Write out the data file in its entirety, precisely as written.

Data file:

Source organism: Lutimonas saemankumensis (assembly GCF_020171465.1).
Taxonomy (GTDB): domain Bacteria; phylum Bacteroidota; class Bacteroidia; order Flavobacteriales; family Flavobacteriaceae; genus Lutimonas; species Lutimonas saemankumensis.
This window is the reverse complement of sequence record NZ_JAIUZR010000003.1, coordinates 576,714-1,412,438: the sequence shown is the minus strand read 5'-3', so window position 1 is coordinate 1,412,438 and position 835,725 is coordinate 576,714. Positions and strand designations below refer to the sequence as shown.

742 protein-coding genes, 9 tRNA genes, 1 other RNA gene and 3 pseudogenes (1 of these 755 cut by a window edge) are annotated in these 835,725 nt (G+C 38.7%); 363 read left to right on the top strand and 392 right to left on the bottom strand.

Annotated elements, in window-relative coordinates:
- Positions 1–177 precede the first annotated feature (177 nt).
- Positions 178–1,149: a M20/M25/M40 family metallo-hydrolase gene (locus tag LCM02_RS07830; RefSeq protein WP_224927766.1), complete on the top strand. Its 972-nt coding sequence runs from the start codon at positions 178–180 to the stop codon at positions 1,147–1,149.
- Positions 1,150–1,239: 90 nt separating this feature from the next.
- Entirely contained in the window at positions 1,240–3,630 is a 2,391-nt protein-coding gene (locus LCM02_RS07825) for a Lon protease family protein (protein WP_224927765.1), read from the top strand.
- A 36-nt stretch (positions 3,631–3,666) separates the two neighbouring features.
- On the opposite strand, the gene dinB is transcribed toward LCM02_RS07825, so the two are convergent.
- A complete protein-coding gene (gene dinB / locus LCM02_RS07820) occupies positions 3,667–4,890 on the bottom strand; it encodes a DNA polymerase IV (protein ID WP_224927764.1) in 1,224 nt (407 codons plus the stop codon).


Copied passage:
Source organism: Lutimonas saemankumensis (assembly GCF_020171465.1).
Taxonomy (GTDB): domain Bacteria; phylum Bacteroidota; class Bacteroidia; order Flavobacteriales; family Flavobacteriaceae; genus Lutimonas; species Lutimonas saemankumensis.
This window is the reverse complement of sequence record NZ_JAIUZR010000003.1, coordinates 576,714-1,412,438: the sequence shown is the minus strand read 5'-3', so window position 1 is coordinate 1,412,438 and position 835,725 is coordinate 576,714. Positions and strand designations below refer to the sequence as shown.

742 protein-coding genes, 9 tRNA genes, 1 other RNA gene and 3 pseudogenes (1 of these 755 cut by a window edge) are annotated in these 835,725 nt (G+C 38.7%); 363 read left to right on the top strand and 392 right to left on the bottom strand.

Annotated elements, in window-relative coordinates:
- Positions 1–177 precede the first annotated feature (177 nt).
- Positions 178–1,149: a M20/M25/M40 family metallo-hydrolase gene (locus tag LCM02_RS07830; RefSeq protein WP_224927766.1), complete on the top strand. Its 972-nt coding sequence runs from the start codon at positions 178–180 to the stop codon at positions 1,147–1,149.
- Positions 1,150–1,239: 90 nt separating this feature from the next.
- Entirely contained in the window at positions 1,240–3,630 is a 2,391-nt protein-coding gene (locus LCM02_RS07825) for a Lon protease family protein (protein WP_224927765.1), read from the top strand.
- A 36-nt stretch (positions 3,631–3,666) separates the two neighbouring features.
- On the opposite strand, the gene dinB is transcribed toward LCM02_RS07825, so the two are convergent.
- A complete protein-coding gene (gene dinB / locus LCM02_RS07820) occupies positions 3,667–4,890 on the bottom strand; it encodes a DNA polymerase IV (protein ID WP_224927764.1) in 1,224 nt (407 codons plus the stop codon).